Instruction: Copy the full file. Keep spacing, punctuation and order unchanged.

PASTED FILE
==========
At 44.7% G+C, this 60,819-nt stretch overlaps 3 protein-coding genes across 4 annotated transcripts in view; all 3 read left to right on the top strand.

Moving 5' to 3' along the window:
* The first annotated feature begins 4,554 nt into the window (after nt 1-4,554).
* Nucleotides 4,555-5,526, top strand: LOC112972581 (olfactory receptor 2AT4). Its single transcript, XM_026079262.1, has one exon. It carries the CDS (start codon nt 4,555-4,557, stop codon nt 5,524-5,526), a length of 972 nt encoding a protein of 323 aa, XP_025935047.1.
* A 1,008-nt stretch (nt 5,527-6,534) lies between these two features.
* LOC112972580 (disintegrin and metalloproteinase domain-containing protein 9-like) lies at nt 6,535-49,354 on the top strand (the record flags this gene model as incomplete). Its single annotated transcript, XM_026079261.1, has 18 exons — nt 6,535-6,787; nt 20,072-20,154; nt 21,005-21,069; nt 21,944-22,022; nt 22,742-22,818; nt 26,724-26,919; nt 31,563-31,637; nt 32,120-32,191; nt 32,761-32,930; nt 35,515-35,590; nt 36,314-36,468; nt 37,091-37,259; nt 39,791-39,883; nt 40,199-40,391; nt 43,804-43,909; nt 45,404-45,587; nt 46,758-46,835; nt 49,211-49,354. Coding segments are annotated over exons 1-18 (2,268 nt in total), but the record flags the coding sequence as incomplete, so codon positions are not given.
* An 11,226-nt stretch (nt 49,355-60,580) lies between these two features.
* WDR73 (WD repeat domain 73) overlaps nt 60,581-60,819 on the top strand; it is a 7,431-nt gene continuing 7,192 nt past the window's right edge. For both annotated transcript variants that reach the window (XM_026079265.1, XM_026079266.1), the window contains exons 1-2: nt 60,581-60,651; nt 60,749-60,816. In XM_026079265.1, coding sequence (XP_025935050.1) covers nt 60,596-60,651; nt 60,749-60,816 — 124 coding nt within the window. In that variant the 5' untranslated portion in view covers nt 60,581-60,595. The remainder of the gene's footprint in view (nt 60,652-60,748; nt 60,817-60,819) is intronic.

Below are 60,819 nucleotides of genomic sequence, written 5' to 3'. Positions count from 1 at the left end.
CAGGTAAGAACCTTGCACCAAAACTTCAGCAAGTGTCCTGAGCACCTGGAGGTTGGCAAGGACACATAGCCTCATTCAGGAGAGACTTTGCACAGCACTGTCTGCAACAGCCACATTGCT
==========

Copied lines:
At 44.7% G+C, this 60,819-nt stretch overlaps 3 protein-coding genes across 4 annotated transcripts in view; all 3 read left to right on the top strand.

Moving 5' to 3' along the window:
* The first annotated feature begins 4,554 nt into the window (after nt 1-4,554).
* Nucleotides 4,555-5,526, top strand: LOC112972581 (olfactory receptor 2AT4). Its single transcript, XM_026079262.1, has one exon. It carries the CDS (start codon nt 4,555-4,557, stop codon nt 5,524-5,526), a length of 972 nt encoding a protein of 323 aa, XP_025935047.1.
* A 1,008-nt stretch (nt 5,527-6,534) lies between these two features.
* LOC112972580 (disintegrin and metalloproteinase domain-containing protein 9-like) lies at nt 6,535-49,354 on the top strand (the record flags this gene model as incomplete). Its single annotated transcript, XM_026079261.1, has 18 exons — nt 6,535-6,787; nt 20,072-20,154; nt 21,005-21,069; nt 21,944-22,022; nt 22,742-22,818; nt 26,724-26,919; nt 31,563-31,637; nt 32,120-32,191; nt 32,761-32,930; nt 35,515-35,590; nt 36,314-36,468; nt 37,091-37,259; nt 39,791-39,883; nt 40,199-40,391; nt 43,804-43,909; nt 45,404-45,587; nt 46,758-46,835; nt 49,211-49,354. Coding segments are annotated over exons 1-18 (2,268 nt in total), but the record flags the coding sequence as incomplete, so codon positions are not given.
* An 11,226-nt stretch (nt 49,355-60,580) lies between these two features.
* WDR73 (WD repeat domain 73) overlaps nt 60,581-60,819 on the top strand; it is a 7,431-nt gene continuing 7,192 nt past the window's right edge. For both annotated transcript variants that reach the window (XM_026079265.1, XM_026079266.1), the window contains exons 1-2: nt 60,581-60,651; nt 60,749-60,816. In XM_026079265.1, coding sequence (XP_025935050.1) covers nt 60,596-60,651; nt 60,749-60,816 — 124 coding nt within the window. In that variant the 5' untranslated portion in view covers nt 60,581-60,595. The remainder of the gene's footprint in view (nt 60,652-60,748; nt 60,817-60,819) is intronic.

Below are 60,819 nucleotides of genomic sequence, written 5' to 3'. Positions count from 1 at the left end.
CAGGTAAGAACCTTGCACCAAAACTTCAGCAAGTGTCCTGAGCACCTGGAGGTTGGCAAGGACACATAGCCTCATTCAGGAGAGACTTTGCACAGCACTGTCTGCAACAGCCACATTGCT